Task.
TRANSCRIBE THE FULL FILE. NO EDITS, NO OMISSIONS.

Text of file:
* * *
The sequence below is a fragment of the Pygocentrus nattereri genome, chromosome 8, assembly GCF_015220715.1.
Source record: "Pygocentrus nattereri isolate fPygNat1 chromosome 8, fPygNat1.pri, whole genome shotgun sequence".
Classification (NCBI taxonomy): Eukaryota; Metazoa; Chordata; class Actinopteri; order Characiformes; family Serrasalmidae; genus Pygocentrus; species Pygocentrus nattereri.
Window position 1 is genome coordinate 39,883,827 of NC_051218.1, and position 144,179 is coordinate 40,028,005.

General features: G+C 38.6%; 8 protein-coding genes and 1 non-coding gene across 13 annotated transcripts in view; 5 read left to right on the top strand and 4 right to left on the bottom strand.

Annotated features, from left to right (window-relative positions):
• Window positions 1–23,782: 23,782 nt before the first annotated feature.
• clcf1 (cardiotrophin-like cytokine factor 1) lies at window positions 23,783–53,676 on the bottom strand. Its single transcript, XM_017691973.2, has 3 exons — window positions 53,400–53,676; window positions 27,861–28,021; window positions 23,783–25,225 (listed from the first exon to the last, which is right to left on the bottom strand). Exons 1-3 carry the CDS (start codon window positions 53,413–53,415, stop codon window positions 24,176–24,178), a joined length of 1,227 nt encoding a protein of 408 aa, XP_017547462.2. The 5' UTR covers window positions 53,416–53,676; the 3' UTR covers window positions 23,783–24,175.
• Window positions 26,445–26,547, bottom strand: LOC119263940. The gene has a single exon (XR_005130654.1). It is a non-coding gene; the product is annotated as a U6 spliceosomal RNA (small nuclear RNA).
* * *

The sequence below is a fragment of the Pygocentrus nattereri genome, chromosome 8, assembly GCF_015220715.1.
Source record: "Pygocentrus nattereri isolate fPygNat1 chromosome 8, fPygNat1.pri, whole genome shotgun sequence".
Classification (NCBI taxonomy): Eukaryota; Metazoa; Chordata; class Actinopteri; order Characiformes; family Serrasalmidae; genus Pygocentrus; species Pygocentrus nattereri.
Window position 1 is genome coordinate 39,883,827 of NC_051218.1, and position 144,179 is coordinate 40,028,005.

General features: G+C 38.6%; 8 protein-coding genes and 1 non-coding gene across 13 annotated transcripts in view; 5 read left to right on the top strand and 4 right to left on the bottom strand.

Annotated features, from left to right (window-relative positions):
• Window positions 1–23,782: 23,782 nt before the first annotated feature.
• clcf1 (cardiotrophin-like cytokine factor 1) lies at window positions 23,783–53,676 on the bottom strand. Its single transcript, XM_017691973.2, has 3 exons — window positions 53,400–53,676; window positions 27,861–28,021; window positions 23,783–25,225 (listed from the first exon to the last, which is right to left on the bottom strand). Exons 1-3 carry the CDS (start codon window positions 53,413–53,415, stop codon window positions 24,176–24,178), a joined length of 1,227 nt encoding a protein of 408 aa, XP_017547462.2. The 5' UTR covers window positions 53,416–53,676; the 3' UTR covers window positions 23,783–24,175.
• Window positions 26,445–26,547, bottom strand: LOC119263940. The gene has a single exon (XR_005130654.1). It is a non-coding gene; the product is annotated as a U6 spliceosomal RNA (small nuclear RNA).